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Coursera University of Melbourne Macro Economics Course Peer Assessment Assignment

Lim Han Yang

Last week, Japan's government downgraded its views on consumer sentiment and machinery orders, while the Bank of Japan effectively cut its assessments on exports. The Wall Street Journal, August 13th, 2012. Answer either (a.1) or (a.2) and part (b). (a.1) Using the basic Keynesian model, provide a detailed analysis of the likely impact of the changes described above for Japans real GDP and rate of unemployment. (20 marks) OR (a.2) Using the Aggregate demand-inflation adjustment framework, provide a detailed, theoretical analysis of the short and long run impacts of the changes described above for Japans real GDP, rate of unemployment and inflation rate. (20 marks) AND (b) Suppose you are an economic advisor to Japans government. Would you recommend the government responds to what you have outlined above with a change in fiscal policy? Explain. (In your answer you should (i) consider what might be achieved with a fiscal policy response and (ii) the extent to which any impact on the stock of public debt might be a consideration). (20 marks)

Note: You need to demonstrate a detailed knowledge of the construction and use of the 45-degree diagram or the AD-IA model and any other economic analysis you use. You must make it clear that you have a complete understanding of the macroeconomic principles that underlie the model and concepts. Explain what assumptions you are making. Above all, explain the economics of what you are describing. It will be very difficult to obtain a passing mark for this assignment if you do not provide a complete explanation of exactly how and why the economy responds in the way that you are describing.

(a.1) The Keynesian 45 degree model, or, in other words, the Keynesian cross diagram, is a model that demonstrates the relationship between the aggregate demand and the aggregate supply in an economy from a macroeconomic perspective. In the Keynesian cross diagram, an aggregate demand (AD) curve is the rising line which increases with total national output since consumers will have a larger demand with a rise in disposable income,. This increase the result of the positive link between consumption and consumers' disposable income in the consumption function. Aggregate demand may also rise because of a rise in investment (which is due to the accelerator effect), while this rise is diminished if taxes and imports rise with income. Equilibrium in this diagram occurs where AD, equals the total amount of national output (Y) which is exchangeable with total national income or production. Here, total demand equals total supply. In this diagram shown below, the equilibrium level of output and demand is determined where this desired spending curve intersects a line that represents the equality of total income and output (AD=Y). The intersection gives the equilibrium output, Y.

Figure 1: Keynesian Cross Diagram

In the given question, Japans economy has fallen on hard times. Its government has downgraded its views on consumer sentiment and machinery orders, while the Bank of Japan effectively cut its assessments on exports.

In economic terms, this means that the consumption, investment and export functions which make up aggregate demand is about to fall. Aggregate demand is made up of consumption, investment, government spending, export and import functions. While a decrease in consumer sentiment does actually mean that consumption has fallen, for the sake of this essay I shall assume so. I am also assuming that an expected decline in machinery orders is analogous to a fall in investment, counting machinery orders as investments into capital goods. A cut in assessments on exports would mean that Japans exports are falling. Apart from question-specific assumptions, there are also several assumptions made in the use of the Keynesian cross diagram. First, the AD curve is rising. This assumption comes about because an increase in national output should lead to an increase in disposable income and, thus, an increase in consumption, which makes up a portion of aggregate demand. Secondly, the AD curve is assumed to have a positive, vertical intercept. The AD curve must have a positive, vertical intercept to cross the AD=Y curve. If the curves do not intersect, there is no equilibrium and thus, no equilibrium output can be determined. The AD curve will have a positive, vertical intercept as long as there is some aggregated demand even if there is no national output. The slope of the AD curve will be steeper given a high multiplier value. But now that the consumption, investment and export functions have fallen in Japans economy, we can now draw the Keynesian cross diagram as follows.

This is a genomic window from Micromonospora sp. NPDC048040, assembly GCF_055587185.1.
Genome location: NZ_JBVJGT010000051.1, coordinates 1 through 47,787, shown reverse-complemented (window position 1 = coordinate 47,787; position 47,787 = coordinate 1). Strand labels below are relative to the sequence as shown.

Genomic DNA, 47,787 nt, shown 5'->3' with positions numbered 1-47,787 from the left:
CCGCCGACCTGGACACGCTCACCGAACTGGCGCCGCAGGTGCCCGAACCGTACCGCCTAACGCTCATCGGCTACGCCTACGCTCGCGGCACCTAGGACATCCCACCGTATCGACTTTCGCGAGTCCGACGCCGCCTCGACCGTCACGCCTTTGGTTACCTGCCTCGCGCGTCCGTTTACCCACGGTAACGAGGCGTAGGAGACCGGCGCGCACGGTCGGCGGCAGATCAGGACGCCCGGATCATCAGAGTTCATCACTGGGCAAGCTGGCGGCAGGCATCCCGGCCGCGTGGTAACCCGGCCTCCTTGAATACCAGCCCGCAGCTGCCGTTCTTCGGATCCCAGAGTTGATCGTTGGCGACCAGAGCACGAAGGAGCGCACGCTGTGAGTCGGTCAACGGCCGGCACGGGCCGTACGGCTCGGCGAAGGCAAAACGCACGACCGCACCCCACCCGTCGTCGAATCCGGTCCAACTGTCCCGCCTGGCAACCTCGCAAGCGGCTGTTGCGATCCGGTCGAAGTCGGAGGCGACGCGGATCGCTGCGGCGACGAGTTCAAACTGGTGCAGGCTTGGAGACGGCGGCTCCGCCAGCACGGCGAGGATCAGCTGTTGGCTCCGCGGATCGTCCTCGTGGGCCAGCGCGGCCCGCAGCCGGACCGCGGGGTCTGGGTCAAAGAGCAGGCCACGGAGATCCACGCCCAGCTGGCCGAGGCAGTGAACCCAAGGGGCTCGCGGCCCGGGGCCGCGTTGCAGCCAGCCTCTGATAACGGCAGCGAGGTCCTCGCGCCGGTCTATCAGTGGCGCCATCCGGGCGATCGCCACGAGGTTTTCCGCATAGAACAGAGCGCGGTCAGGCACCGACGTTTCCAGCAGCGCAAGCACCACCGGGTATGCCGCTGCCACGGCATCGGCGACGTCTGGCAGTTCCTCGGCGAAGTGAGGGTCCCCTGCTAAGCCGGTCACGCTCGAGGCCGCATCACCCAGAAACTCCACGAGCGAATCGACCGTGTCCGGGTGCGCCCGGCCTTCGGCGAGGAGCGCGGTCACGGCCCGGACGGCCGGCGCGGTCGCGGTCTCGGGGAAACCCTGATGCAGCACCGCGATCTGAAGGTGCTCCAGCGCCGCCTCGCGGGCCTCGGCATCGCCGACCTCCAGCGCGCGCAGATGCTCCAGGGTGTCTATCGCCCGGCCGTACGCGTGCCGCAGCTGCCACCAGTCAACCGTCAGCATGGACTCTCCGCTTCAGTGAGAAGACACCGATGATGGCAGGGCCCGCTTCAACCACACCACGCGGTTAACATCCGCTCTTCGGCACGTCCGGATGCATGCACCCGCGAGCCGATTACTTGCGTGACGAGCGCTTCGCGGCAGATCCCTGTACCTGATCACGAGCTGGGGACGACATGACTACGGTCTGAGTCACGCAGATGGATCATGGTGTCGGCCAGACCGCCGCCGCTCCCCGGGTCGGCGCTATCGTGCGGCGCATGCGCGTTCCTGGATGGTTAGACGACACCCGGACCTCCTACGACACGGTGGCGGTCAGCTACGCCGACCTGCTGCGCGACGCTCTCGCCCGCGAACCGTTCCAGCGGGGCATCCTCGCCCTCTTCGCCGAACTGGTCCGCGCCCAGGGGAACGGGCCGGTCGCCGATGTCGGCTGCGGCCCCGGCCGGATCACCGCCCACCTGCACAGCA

Figure 2: Japan's Keynesian Cross Diagram After Changes

As can be seen, Japans aggregate demand has visibly fallen, though the extent of the fall and its multiplier effects cannot be ascertained based on the current information I have. The level of national income, represented by the symbol Y has visibly been reduced too from Y to Y2 as a result of the fall in aggregate demand. As level national income is a measure of Japans gross domestic product (GDP) by the method of measuring national income, it is extremely likely, as according to the Keynesian cross diagram, that Japans real GDP is forecast to fall. The conclusion is based on the assumption that Japans GDP in the base year and all the previous years before that are on a relatively lower level than the projected GDP of the current year. If the base year of this real GDP measured was back in the 1990s when Japans Lost Decade began, for all we know, despite this recent fall in GDP, Japans real GDP might still be on the rise this year. As for the rate of unemployment, I assume were talking about cyclical unemployment here because there is not enough information given in the question to address other forms of unemployment such as structural, frictional and hidden unemployment. As seen in figure 2, with the fall in aggregate demand, there will be a rise in the rate of cyclical unemployment as there is not enough aggregate demand in the economy to provide jobs to everyone who wants to work. Aggregate demand for goods and services has fallen, resulting in less production and consequently fewer workers needed. Assuming wages are sticky downwards and do not fall to meet the equilibrium level, mass unemployment will result.